The start of winter term marks the beginning of another significant time of year—cold and flu season. This year is no different, with an abundance of different viruses going around, including the return of the dreaded swine flu—now more commonly referred to by its proper name, H1N1.
A recent KATU news article reported that though this round of H1N1 is nothing like the last that killed nearly 300,000 people worldwide in 2009, a large number of Oregonians have been admitted to hospitals this flu season, many with H1N1.
There are three types of flu viruses: influenza A, influenza B and type C. H1N1 is a subtype of influenza A. At Portland State, the test available at the Center for Student Health and Counseling does not distinguish between the two types of influenza, so it’s unclear if any students have been diagnosed with H1N1.
“We treat it all the same,” said Tara Gardner-Brown, a family nurse practitioner at SHAC. “It’s still the flu. [In] the cases we’ve had, students had a really high fever and felt very bad.”
However, one important thing to distinguish is whether the illness is the common cold or the flu.
“Looking at the differences between them, it’s difficult for anyone to determine how you know it’s the flu versus a regular virus,” Gardner-Brown said.
The symptoms can be very similar, but there are a few differences that can make the determination easier. One of the most significant is the high fever, which is a fever around 101 degrees.
“Not everyone gets that, however, so there’s that little caveat,” Gardner-Brown said. Symptoms like body aches, headaches, nausea and coughing are also signs it could be the flu instead of a cold.
The other main difference is that a cold will oftentimes give a warning before hitting in full force.
“You can usually tell when you’re starting to feel under the weather—you have a runny nose, you’re sneezing—you know it’s coming,” Gardner-Brown said. “But the flu gives you the feeling like it hit you like a truck overnight; you were fine, then all of a sudden you’re really sick.”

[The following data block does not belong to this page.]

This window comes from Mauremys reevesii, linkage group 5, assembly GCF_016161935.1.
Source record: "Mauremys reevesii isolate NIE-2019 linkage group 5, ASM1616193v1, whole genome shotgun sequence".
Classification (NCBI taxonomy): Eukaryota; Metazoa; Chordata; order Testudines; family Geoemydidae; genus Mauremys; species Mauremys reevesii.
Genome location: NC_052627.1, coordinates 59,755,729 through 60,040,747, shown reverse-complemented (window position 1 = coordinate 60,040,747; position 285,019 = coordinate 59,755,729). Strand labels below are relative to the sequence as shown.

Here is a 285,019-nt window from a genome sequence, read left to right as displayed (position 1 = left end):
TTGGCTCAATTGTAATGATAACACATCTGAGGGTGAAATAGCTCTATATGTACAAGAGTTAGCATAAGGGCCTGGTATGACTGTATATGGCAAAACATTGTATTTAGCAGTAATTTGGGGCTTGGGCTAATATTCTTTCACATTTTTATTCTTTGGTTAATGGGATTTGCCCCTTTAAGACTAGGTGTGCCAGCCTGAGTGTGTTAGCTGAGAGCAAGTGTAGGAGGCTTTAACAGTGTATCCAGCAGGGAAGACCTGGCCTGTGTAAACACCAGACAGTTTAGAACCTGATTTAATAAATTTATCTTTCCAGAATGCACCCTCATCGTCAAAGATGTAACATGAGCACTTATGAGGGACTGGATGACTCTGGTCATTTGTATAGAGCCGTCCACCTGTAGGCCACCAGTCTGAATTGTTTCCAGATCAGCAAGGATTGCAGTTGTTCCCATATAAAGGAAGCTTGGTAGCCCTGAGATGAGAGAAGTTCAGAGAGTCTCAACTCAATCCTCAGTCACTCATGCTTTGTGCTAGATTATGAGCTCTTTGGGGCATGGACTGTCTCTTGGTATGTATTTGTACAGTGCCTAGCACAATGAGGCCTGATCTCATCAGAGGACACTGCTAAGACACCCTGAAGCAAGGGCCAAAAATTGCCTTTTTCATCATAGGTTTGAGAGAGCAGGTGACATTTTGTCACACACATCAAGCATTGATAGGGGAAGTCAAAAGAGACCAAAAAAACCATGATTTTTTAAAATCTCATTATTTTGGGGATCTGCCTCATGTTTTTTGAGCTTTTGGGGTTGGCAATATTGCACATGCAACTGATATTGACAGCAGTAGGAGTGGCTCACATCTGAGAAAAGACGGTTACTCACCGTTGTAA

Armaan Roshani, a sophomore in computer engineering, is currently fighting off the flu. His sister was diagnosed with H1N1 right around Christmas time.
“I don’t know if what I have is H1N1, but it is most likely some sort of flu because the first onset of symptoms was body aches, headaches and some nausea, which you don’t really get with a cold,” Roshani said.
Roshani’s sister was actually diagnosed with both H1N1 and Influenza B at the same time.
“I didn’t have a lot of contact with her at that point, as I’m sure she was trying to stay away from everyone,” Roshani said. “The experience was more like a cold with body aches than the flu, even though she definitely had both types of the flu.”
Gardner-Brown pointed out that it’s hard to know how the flu will affect each individual person. Health problems like asthma and diabetes can exacerbate flu symptoms and can also put people at a higher risk of catching it.
The flu usually entails about three or four days of high fever, but carriers can be contagious for a full day before any symptoms show. They then continue to be contagious for up to five days, regardless of whether they are feeling better.
“It’s really important that students are staying home if they have a fever. We really consider a fever to be around 101 degrees, so if you‘re having a fever, you’re sick, you’re coughing—stay home until your fever has been gone for 24 hours,” Gardner-Brown said.
If a fever persists, or comes back for another couple days, Gardner-Brown suggests going to a doctor, because that’s a sign that it’s more than a minor flu or cold.
“If you [don’t start] feeling better after three to four days, and you’re feeling like you’re going downhill—you’re getting crazy fevers and coughing really hard—you should see someone, because there can be complications and it can get really bad,” Gardner-Brown said. “The people who are getting super sick with the H1N1 flu are those that are ignoring it and just pressing on and pressing on and not doing anything about it.”
Dr. Mark Bajorek, the medical director for SHAC, shared Gardner-Brown’s sentiments, stating that the best way for students to treat H1N1 is “at times Tamiflu, largely rest, fluids and hand-washing.”
The flu is spread mainly by droplets exiting the mouth or nose while sneezing, coughing or talking. These droplets can travel up to six feet.
Roshani said that his mother has spent time in Japan, where surgical masks are common during cold season.
“I live with her at the moment, so she’s been wearing one and I’ve been wearing one as well,” Roshani said. “Who knows if it is going to lower the chance that she will get what I have, but it should definitely help.”
Roshani highly encourages other students to wear masks, which can be found at SHAC and are free to students. “It looks annoying and freaks people out because it’s not in our culture, but it will really help if people that have the flu are wearing one.”
Angela Abel, the marketing and communication coordinator for SHAC, said in an email that even though SHAC is currently out of the flu vaccine, there are still places to get the shot. This year’s vaccine covers the H1N1 strain.
“We only get an allotted amount of flu vaccinations each year. We administered 500 [doses] throughout fall term,” Abel wrote. “Students seeking a flu vaccination right now should visit [flushot.healthmap.org] or [getaflushot.org].”
For more information, visit the SHAC website at pdx.edu/shac/ or call 503–725-2800 to make an appointment.